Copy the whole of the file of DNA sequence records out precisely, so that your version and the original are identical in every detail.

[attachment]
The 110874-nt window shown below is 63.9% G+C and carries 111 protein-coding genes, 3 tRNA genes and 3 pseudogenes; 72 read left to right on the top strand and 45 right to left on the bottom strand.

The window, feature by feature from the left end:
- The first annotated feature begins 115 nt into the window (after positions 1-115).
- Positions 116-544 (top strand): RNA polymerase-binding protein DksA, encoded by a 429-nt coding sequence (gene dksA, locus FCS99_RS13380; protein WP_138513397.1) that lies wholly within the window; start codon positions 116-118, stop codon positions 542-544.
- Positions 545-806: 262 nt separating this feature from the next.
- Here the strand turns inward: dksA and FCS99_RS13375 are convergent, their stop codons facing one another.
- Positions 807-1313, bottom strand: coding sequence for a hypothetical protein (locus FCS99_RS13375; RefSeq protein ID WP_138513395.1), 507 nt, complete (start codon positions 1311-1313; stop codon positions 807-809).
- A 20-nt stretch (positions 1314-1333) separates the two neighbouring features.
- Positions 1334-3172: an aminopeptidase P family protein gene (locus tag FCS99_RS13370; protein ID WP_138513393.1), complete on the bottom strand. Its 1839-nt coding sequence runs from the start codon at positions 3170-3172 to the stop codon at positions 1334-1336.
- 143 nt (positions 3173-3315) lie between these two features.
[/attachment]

The 110874-nt window shown below is 63.9% G+C and carries 111 protein-coding genes, 3 tRNA genes and 3 pseudogenes; 72 read left to right on the top strand and 45 right to left on the bottom strand.

The window, feature by feature from the left end:
- The first annotated feature begins 115 nt into the window (after positions 1-115).
- Positions 116-544 (top strand): RNA polymerase-binding protein DksA, encoded by a 429-nt coding sequence (gene dksA, locus FCS99_RS13380; protein WP_138513397.1) that lies wholly within the window; start codon positions 116-118, stop codon positions 542-544.
- Positions 545-806: 262 nt separating this feature from the next.
- Here the strand turns inward: dksA and FCS99_RS13375 are convergent, their stop codons facing one another.
- Positions 807-1313, bottom strand: coding sequence for a hypothetical protein (locus FCS99_RS13375; RefSeq protein ID WP_138513395.1), 507 nt, complete (start codon positions 1311-1313; stop codon positions 807-809).
- A 20-nt stretch (positions 1314-1333) separates the two neighbouring features.
- Positions 1334-3172: an aminopeptidase P family protein gene (locus tag FCS99_RS13370; protein ID WP_138513393.1), complete on the bottom strand. Its 1839-nt coding sequence runs from the start codon at positions 3170-3172 to the stop codon at positions 1334-1336.
- 143 nt (positions 3173-3315) lie between these two features.